Slight criticisms aside, this was a fantastic showing for Big Orange Midtown. I was particularly excited (and subsequently impressed) about getting to experience chef Scott McGehee’s culinary creations. He did not disappoint.
In the end, the atmosphere was fun, the food was beyond what I expected, and the price ($50, excluding tax and gratuity) was very reasonable. Word on the street is that Big Orange, along with WLR cousin Local Lime, plan to do a couple of these dinners (each) throughout the year. I highly suggest you attend the next one.
Chances are … you’ll see me.
All pork … all weekend long!
What a past weekend! It all started Saturday night at the Gee Household in North Little Rock. Kelly and Erika hosted an appreciation dinner for the folks who contributed to the kickstarter project “Make Kelly Gee’s BBQ Competition Dreams a Reality.” As you might imagine, the place was filled with all the usual foodies: Steve, Daniel, Joel, Greg, Jason, Shelle, Thanh, Amanda, Jen, Mark, Kelli, Zara, John, Jerry, Kristi, and several others.
Kelly’s new best friend (a.k.a. The Beastmaster) was on full display for all partygoers to admire its greatness. In the end, The Beastmaster produced some of the very best barbecue you’ll find in the state of Arkansas. Kelly, always the modest one, will tell you it was all smoker and little technique. But that’s BS. The dude continues to hone his craft, getting better and better with each cookout.
Highlights of the evening included the signature bite-off-the-bone tender ribs, as well as the juicy pulled pork and chicken. Erika’s insanely addictive creamy potato salad, baked beans, and bleu cheese cole slaw proved to be the perfect side dishes for the ‘cue. This is the fourth or fifth time I’ve had Kelly’s barbecue … and it just keeps getting better and better. I was particularly impressed this time around with the added spiciness of the ribs. Whether it’s for 150 people or a “mere” 50, Kelly and Erika just flat out know how to throw a great party. Chilling on their deck, with a beer and a full belly of barbecue, is about as good as it gets.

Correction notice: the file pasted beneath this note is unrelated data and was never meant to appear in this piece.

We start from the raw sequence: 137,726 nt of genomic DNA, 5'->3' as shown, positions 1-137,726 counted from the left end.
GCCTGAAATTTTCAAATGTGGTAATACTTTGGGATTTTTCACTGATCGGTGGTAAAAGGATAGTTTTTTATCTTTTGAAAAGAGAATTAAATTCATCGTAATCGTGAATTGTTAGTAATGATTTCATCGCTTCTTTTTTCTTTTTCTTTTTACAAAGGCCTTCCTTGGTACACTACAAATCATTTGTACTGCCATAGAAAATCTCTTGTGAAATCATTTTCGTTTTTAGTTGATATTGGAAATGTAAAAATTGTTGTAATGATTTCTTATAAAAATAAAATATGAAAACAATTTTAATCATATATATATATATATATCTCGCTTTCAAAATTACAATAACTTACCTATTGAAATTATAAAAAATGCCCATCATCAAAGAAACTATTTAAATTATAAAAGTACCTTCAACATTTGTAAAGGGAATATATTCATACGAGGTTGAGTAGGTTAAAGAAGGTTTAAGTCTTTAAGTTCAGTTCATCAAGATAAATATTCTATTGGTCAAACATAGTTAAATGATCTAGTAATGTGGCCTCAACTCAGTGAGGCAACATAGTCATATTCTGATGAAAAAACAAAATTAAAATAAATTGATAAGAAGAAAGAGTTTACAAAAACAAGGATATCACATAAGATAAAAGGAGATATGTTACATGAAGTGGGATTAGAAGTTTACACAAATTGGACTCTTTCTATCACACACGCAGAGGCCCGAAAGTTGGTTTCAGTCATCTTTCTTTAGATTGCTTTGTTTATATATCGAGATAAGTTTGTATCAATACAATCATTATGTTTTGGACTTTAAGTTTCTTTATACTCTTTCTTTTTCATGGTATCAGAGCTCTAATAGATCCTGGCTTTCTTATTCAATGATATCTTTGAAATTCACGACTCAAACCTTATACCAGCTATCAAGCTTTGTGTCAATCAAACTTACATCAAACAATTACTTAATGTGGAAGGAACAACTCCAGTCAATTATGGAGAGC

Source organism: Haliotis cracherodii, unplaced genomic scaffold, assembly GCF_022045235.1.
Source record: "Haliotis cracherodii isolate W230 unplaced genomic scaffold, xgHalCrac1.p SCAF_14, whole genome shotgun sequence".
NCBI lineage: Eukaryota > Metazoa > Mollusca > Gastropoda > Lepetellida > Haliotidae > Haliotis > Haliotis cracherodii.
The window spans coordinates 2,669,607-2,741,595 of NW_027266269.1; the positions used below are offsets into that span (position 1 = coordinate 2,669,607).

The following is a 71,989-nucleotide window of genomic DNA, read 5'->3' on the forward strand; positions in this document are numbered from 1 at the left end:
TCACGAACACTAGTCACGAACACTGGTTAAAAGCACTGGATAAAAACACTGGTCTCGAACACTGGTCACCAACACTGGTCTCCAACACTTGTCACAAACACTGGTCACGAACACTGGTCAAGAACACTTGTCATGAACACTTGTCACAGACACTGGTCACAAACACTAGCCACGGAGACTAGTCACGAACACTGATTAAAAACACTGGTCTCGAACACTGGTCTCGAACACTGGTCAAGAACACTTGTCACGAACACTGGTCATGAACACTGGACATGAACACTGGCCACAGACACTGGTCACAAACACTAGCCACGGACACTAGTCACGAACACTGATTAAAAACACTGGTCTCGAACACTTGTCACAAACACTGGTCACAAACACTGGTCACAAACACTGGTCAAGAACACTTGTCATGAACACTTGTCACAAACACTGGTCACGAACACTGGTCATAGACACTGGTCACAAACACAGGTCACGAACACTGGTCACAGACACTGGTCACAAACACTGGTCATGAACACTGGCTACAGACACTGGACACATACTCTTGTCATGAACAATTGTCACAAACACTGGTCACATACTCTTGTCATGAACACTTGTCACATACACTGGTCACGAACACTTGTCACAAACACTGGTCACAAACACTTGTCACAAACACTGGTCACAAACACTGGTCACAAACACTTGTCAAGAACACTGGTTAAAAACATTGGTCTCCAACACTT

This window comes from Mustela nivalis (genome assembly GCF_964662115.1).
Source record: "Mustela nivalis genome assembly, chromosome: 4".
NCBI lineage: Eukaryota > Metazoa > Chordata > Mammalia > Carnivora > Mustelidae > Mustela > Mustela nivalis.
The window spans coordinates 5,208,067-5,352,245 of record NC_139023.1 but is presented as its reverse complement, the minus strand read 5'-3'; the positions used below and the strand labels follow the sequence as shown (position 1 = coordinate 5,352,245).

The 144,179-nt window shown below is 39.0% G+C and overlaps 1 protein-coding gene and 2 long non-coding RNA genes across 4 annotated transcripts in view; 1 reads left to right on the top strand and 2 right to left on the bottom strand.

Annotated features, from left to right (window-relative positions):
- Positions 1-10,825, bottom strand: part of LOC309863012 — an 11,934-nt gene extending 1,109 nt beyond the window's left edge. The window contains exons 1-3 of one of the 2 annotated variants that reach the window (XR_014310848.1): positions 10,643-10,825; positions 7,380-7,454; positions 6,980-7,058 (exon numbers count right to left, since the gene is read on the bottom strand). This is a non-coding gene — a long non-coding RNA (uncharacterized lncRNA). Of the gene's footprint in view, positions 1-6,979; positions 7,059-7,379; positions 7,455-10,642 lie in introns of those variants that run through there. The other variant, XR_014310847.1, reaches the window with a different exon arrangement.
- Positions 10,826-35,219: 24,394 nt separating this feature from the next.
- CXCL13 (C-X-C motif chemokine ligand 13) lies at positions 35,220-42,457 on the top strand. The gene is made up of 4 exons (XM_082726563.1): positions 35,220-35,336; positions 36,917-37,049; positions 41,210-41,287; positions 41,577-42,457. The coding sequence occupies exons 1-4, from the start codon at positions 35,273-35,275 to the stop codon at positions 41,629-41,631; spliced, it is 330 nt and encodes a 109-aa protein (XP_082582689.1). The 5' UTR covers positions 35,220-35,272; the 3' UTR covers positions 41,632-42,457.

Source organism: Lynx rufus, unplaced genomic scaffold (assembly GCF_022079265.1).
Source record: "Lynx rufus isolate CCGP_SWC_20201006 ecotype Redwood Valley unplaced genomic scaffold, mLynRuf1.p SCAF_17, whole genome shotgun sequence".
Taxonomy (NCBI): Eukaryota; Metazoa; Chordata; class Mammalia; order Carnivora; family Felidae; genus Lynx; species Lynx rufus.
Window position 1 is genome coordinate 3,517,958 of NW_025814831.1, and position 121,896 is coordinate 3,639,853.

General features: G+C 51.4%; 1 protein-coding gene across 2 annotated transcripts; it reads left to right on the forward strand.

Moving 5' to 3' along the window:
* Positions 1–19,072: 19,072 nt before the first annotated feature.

On Sunday, the family and I were invited to drive out to Vilonia for a pig roast party at Rattle’s Garden. I’ve gotten to be friends with Tara (1/2 of the dynamic duo at RG) from my visits to the Hillcrest Farmers Market. But little did I know … this wasn’t just any pig roast … this was a chef Travis McConnell of Butcher & Public pig roast. Let me tell you, there’s nothing quite like driving up to a farm and seeing two pigs hanging on spits, with a master roaster manning the show.